Entering into the country’s second year of the coronavirus pandemic many private companies and the US government has stepped up to create lending platforms and grants for small businesses to survive. If your business does not meet the requirements for the second draw of the Paycheck Protection Loans, there are a couple more programs that could help during this time.
Shuttered Venues Operators Grant
This grant is for businesses that have not been able to operate at all during the COVID-19 pandemic. In some states, businesses like concert venues, theaters, talent agencies, zoos, aquariums and museums have been closed until further notice because of social distancing laws. This grant can help these venues from permanently closing.
In order to qualify a business must have been operational on February 29, 2020, and has lost significant income due to the pandemic.
Applications will become available in early April 2021 and businesses that have been most affected will receive grants first. There are 3 priority tiers and a supplemental grant available with the Shuttered Venue Operators Act. Tier 1 will be the first to receive grants and must have lost 90% or most of the business’s income to qualify. After 14 days, Tier 2 applicants may receive funding, followed by Tier 3 and finally if funds are available supplemental funding may be dispersed to businesses who applied for this grant.
Much like the PPP Loan, to apply for Shuttered Venues Operators Act a business must have thorough documentation of the business lost during the pandemic and what they plan to use the funds for. Currently, a business can apply for grants up to 45% of their 2019 gross earned revenue up to $10 million dollars – whichever is less.
To get the full details on when and how to apply for the Shuttered Business Operators Grant, use the links below.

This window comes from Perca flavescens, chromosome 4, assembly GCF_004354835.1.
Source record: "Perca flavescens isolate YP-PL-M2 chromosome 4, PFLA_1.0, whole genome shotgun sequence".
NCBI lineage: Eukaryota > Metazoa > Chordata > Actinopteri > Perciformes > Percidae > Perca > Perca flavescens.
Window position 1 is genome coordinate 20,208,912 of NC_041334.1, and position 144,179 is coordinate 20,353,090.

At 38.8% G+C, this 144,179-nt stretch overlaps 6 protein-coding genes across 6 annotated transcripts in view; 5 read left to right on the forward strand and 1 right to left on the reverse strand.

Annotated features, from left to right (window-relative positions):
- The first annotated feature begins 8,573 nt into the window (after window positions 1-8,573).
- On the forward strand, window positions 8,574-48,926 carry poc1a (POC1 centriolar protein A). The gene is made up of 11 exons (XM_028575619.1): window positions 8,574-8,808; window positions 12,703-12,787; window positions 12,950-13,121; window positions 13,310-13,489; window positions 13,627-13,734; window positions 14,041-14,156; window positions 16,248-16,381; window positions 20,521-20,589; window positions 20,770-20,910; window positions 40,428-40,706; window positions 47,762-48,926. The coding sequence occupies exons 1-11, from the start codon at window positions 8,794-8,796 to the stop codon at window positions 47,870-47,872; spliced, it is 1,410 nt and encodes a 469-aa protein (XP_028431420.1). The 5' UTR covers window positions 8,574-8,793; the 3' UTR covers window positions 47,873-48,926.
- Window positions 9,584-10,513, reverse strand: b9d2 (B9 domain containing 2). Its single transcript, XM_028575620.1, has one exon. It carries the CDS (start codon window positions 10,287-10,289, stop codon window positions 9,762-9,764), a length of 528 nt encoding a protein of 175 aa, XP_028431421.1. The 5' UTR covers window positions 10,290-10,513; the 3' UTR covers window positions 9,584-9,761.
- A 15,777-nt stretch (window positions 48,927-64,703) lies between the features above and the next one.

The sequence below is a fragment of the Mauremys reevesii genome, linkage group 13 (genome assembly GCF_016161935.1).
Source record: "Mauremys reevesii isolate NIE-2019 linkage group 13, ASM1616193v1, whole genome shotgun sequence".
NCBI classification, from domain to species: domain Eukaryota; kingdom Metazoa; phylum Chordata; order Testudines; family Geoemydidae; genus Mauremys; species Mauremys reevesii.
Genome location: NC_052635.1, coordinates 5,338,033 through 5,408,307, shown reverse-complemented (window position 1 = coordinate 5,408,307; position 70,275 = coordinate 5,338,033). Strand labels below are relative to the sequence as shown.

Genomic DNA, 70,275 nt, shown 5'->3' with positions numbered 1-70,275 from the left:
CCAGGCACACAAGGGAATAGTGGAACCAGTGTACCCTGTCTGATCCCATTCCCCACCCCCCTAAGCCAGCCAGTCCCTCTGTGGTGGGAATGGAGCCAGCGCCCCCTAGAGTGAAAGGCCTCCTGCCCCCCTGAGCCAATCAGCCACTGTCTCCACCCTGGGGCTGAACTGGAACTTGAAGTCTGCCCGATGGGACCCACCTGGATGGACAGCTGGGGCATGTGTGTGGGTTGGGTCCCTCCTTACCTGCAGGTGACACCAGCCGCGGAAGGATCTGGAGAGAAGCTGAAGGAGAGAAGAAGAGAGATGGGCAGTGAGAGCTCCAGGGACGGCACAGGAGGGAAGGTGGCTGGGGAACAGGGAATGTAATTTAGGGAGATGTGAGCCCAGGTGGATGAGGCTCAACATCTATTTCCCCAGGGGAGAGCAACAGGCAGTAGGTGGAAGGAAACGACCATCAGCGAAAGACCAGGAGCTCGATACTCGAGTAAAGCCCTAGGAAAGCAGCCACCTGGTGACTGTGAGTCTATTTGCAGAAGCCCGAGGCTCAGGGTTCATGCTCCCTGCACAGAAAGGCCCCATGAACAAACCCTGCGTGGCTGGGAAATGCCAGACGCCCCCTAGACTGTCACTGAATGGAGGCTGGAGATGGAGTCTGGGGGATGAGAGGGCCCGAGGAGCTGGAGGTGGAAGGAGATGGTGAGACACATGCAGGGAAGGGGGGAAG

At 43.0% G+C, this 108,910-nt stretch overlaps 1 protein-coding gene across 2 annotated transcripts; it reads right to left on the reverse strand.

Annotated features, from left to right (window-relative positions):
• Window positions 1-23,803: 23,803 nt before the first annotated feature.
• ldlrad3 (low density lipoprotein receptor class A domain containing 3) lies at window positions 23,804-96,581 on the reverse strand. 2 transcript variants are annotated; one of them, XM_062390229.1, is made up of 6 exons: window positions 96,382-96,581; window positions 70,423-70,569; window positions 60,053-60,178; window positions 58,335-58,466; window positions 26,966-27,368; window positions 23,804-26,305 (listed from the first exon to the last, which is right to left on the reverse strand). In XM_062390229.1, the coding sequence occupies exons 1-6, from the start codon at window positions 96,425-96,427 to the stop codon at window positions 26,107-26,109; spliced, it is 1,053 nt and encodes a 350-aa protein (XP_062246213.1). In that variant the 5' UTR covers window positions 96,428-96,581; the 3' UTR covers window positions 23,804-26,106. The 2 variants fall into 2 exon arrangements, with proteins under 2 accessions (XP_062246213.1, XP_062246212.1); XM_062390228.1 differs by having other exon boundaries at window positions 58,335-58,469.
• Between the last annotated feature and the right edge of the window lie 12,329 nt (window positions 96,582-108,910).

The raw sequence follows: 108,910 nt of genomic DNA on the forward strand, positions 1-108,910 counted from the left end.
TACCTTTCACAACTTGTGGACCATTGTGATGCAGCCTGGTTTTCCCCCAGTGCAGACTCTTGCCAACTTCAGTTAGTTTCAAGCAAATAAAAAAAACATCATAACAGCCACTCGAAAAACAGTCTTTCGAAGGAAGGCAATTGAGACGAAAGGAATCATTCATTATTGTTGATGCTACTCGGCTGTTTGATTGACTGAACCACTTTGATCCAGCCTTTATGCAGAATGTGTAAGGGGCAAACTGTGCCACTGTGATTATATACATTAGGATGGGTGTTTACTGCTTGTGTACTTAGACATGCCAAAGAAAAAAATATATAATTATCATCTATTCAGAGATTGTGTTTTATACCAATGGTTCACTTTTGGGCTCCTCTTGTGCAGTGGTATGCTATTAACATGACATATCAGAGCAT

COVID-19 Economic Injury Disaster Loan (EIDL & EIDL Advance)
This loan is designated for small businesses, agricultural businesses and nonprofits throughout the United States, the District of Columbia and US territories. To qualify, your business must have experienced economic hardship because of the pandemic. You can currently apply for an EIDL loan with a maximum loan amount of $500,000. This difference between an EIDL and a PPP loan is that the EIDL is not eligible for forgiveness, but instead has very low fixed interest rates, a 30-year repayment term and no prepayment penalties.
If you feel your business needs additional funding you can learn how to apply for an EIDL Loan here.
You may have also heard of an EIDL Advance loan that was focused on lower-income communities and did not have to be repaid. Unfortunately, the EIDL Advance loan funds have been fully dispersed and applications are currently closed.
Get the funding your small business needs today
The Small Business Association (SBA) was formed in 1953, but many businesses may not have known how much help they could provide to their business until the pandemic. Luckily, the SBA has acted quickly on getting funding to businesses in need over the past year.
If your business could use capital to keep your doors open, one or more of the above loans could help you through these unprecedented times.
Use the following links to stay up to date on when you can apply and specific qualifying attributes for each type of loan.